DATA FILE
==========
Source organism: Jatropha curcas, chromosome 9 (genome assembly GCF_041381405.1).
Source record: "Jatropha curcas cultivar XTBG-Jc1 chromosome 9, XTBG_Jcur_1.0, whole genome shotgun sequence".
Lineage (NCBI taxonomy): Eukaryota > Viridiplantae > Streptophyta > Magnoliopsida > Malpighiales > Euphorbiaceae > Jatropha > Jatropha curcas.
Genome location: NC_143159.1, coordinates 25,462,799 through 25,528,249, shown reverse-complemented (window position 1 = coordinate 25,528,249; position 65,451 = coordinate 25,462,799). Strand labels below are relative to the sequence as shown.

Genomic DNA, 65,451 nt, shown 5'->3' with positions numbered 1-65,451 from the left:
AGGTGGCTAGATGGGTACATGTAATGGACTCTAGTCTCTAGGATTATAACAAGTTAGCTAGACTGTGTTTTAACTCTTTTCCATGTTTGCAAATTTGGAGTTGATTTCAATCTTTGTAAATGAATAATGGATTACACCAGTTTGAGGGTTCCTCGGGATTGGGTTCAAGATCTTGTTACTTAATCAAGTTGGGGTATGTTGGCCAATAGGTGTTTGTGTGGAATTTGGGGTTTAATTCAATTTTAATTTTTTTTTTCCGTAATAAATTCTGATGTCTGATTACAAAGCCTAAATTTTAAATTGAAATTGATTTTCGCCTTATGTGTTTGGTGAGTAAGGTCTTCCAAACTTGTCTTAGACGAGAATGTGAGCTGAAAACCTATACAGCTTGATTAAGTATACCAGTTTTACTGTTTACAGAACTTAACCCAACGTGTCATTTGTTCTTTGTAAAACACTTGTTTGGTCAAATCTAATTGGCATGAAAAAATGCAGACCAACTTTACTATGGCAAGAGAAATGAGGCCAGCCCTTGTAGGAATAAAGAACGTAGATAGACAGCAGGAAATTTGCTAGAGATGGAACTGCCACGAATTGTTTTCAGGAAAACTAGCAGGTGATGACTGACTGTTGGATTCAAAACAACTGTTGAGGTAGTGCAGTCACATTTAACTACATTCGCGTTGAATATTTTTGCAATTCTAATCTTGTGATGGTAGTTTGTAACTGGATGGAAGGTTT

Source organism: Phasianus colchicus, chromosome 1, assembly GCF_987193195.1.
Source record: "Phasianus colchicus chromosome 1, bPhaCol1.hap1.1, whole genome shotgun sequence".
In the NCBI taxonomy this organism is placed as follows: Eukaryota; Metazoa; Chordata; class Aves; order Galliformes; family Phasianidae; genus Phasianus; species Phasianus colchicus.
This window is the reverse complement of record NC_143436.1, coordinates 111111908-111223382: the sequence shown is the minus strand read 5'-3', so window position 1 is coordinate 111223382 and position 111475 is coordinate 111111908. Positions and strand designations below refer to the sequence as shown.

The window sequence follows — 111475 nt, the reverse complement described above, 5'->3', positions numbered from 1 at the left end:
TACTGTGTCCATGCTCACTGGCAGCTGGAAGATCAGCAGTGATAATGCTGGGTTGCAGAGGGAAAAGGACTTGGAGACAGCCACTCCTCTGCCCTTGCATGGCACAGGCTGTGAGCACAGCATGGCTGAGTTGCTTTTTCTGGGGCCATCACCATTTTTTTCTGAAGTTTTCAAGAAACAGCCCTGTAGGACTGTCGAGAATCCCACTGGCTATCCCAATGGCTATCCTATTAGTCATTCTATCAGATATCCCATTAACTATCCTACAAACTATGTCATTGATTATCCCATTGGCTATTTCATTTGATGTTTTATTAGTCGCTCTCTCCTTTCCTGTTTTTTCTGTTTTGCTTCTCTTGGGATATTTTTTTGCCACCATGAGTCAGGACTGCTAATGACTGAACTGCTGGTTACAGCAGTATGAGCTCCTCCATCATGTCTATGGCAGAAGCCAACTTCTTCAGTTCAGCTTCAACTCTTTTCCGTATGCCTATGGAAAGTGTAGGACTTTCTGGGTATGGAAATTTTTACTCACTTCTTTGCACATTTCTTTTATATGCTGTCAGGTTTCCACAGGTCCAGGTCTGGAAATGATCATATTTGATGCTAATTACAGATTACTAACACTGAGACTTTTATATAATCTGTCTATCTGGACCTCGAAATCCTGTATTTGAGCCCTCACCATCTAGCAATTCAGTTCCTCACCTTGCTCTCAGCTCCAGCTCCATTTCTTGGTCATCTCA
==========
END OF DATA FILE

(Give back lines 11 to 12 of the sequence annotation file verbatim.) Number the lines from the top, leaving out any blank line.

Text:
The window sequence follows — 111475 nt, the reverse complement described above, 5'->3', positions numbered from 1 at the left end:
TACTGTGTCCATGCTCACTGGCAGCTGGAAGATCAGCAGTGATAATGCTGGGTTGCAGAGGGAAAAGGACTTGGAGACAGCCACTCCTCTGCCCTTGCATGGCACAGGCTGTGAGCACAGCATGGCTGAGTTGCTTTTTCTGGGGCCATCACCATTTTTTTCTGAAGTTTTCAAGAAACAGCCCTGTAGGACTGTCGAGAATCCCACTGGCTATCCCAATGGCTATCCTATTAGTCATTCTATCAGATATCCCATTAACTATCCTACAAACTATGTCATTGATTATCCCATTGGCTATTTCATTTGATGTTTTATTAGTCGCTCTCTCCTTTCCTGTTTTTTCTGTTTTGCTTCTCTTGGGATATTTTTTTGCCACCATGAGTCAGGACTGCTAATGACTGAACTGCTGGTTACAGCAGTATGAGCTCCTCCATCATGTCTATGGCAGAAGCCAACTTCTTCAGTTCAGCTTCAACTCTTTTCCGTATGCCTATGGAAAGTGTAGGACTTTCTGGGTATGGAAATTTTTACTCACTTCTTTGCACATTTCTTTTATATGCTGTCAGGTTTCCACAGGTCCAGGTCTGGAAATGATCATATTTGATGCTAATTACAGATTACTAACACTGAGACTTTTATATAATCTGTCTATCTGGACCTCGAAATCCTGTATTTGAGCCCTCACCATCTAGCAATTCAGTTCCTCACCTTGCTCTCAGCTCCAGCTCCATTTCTTGGTCATCTCA